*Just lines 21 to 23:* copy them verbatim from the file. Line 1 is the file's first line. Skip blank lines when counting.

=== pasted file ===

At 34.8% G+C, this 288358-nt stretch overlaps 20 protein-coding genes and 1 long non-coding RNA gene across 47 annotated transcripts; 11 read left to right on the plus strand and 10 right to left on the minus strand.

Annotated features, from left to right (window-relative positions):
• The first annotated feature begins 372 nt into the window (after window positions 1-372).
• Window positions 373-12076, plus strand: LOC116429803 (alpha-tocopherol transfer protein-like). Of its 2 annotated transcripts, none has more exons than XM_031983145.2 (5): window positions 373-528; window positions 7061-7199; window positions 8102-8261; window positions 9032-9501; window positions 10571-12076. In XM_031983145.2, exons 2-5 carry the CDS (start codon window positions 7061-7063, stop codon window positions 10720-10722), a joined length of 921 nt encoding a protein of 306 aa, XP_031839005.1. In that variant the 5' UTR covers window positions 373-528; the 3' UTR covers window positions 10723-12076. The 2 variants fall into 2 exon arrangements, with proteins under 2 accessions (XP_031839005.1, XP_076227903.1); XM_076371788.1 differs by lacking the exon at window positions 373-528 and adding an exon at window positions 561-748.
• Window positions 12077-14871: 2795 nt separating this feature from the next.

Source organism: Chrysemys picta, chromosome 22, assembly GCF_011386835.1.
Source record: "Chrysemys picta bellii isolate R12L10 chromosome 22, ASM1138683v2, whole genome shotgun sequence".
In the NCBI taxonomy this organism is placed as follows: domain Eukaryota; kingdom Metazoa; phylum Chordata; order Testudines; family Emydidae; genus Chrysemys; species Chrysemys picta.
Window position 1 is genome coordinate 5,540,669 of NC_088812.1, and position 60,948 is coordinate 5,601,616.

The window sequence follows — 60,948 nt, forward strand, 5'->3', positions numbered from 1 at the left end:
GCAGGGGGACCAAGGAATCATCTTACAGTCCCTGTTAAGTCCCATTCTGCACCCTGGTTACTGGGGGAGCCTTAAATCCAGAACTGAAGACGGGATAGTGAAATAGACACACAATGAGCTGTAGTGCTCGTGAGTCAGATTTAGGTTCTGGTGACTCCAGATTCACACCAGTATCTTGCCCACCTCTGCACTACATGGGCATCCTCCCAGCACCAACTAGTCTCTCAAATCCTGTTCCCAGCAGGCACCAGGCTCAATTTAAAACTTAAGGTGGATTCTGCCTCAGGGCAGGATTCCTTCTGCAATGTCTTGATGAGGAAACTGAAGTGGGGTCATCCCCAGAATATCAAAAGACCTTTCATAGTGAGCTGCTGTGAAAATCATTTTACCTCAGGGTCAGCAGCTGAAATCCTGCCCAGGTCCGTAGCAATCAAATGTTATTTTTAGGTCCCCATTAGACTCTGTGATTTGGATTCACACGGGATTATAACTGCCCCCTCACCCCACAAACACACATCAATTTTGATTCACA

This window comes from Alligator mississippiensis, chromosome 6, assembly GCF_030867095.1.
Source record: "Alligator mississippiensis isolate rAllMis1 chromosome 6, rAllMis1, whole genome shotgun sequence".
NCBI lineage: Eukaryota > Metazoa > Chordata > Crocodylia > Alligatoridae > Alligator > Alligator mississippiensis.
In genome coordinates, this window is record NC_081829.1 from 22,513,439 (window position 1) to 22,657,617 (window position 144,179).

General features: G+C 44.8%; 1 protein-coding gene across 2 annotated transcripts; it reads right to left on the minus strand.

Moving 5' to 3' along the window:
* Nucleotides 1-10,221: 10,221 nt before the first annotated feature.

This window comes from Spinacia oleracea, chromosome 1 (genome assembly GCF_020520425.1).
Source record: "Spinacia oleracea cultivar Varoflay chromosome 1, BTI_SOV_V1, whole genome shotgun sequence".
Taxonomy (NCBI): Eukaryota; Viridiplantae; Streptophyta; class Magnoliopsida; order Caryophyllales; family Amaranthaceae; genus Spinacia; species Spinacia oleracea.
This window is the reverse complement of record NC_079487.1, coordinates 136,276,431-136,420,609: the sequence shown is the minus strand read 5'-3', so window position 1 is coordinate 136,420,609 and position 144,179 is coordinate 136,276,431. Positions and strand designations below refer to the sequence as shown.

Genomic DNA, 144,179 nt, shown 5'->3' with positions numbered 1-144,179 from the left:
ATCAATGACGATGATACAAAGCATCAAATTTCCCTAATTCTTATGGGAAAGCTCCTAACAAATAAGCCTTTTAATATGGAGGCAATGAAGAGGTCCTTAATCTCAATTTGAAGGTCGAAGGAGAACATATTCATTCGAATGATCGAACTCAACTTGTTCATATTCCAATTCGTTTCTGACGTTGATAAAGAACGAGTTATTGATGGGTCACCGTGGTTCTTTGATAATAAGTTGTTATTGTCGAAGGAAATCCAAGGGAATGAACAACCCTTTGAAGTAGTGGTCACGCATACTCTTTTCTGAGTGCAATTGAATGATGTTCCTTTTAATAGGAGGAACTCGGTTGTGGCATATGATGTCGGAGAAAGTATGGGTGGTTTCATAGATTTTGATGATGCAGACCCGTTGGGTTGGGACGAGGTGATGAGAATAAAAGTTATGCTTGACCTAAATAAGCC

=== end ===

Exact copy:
Taxonomy (NCBI): Eukaryota; Viridiplantae; Streptophyta; class Magnoliopsida; order Caryophyllales; family Amaranthaceae; genus Spinacia; species Spinacia oleracea.
This window is the reverse complement of record NC_079487.1, coordinates 136,276,431-136,420,609: the sequence shown is the minus strand read 5'-3', so window position 1 is coordinate 136,420,609 and position 144,179 is coordinate 136,276,431. Positions and strand designations below refer to the sequence as shown.

Genomic DNA, 144,179 nt, shown 5'->3' with positions numbered 1-144,179 from the left: